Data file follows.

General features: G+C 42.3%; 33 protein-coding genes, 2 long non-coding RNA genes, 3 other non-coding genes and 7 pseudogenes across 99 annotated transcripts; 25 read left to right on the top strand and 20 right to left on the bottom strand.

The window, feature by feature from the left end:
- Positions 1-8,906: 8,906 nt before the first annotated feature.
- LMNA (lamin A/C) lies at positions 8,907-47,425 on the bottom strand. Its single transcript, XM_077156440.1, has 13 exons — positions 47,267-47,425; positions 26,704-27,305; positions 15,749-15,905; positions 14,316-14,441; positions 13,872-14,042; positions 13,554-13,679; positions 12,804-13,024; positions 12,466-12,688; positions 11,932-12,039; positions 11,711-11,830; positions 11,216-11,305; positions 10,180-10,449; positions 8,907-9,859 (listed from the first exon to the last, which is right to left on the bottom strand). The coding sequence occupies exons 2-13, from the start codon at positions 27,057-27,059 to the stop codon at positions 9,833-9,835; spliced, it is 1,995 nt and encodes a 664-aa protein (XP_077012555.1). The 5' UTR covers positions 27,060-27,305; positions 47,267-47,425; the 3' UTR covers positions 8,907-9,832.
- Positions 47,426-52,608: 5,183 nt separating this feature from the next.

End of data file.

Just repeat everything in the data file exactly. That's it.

General features: G+C 42.3%; 33 protein-coding genes, 2 long non-coding RNA genes, 3 other non-coding genes and 7 pseudogenes across 99 annotated transcripts; 25 read left to right on the top strand and 20 right to left on the bottom strand.

The window, feature by feature from the left end:
- Positions 1-8,906: 8,906 nt before the first annotated feature.
- LMNA (lamin A/C) lies at positions 8,907-47,425 on the bottom strand. Its single transcript, XM_077156440.1, has 13 exons — positions 47,267-47,425; positions 26,704-27,305; positions 15,749-15,905; positions 14,316-14,441; positions 13,872-14,042; positions 13,554-13,679; positions 12,804-13,024; positions 12,466-12,688; positions 11,932-12,039; positions 11,711-11,830; positions 11,216-11,305; positions 10,180-10,449; positions 8,907-9,859 (listed from the first exon to the last, which is right to left on the bottom strand). The coding sequence occupies exons 2-13, from the start codon at positions 27,057-27,059 to the stop codon at positions 9,833-9,835; spliced, it is 1,995 nt and encodes a 664-aa protein (XP_077012555.1). The 5' UTR covers positions 27,060-27,305; positions 47,267-47,425; the 3' UTR covers positions 8,907-9,832.
- Positions 47,426-52,608: 5,183 nt separating this feature from the next.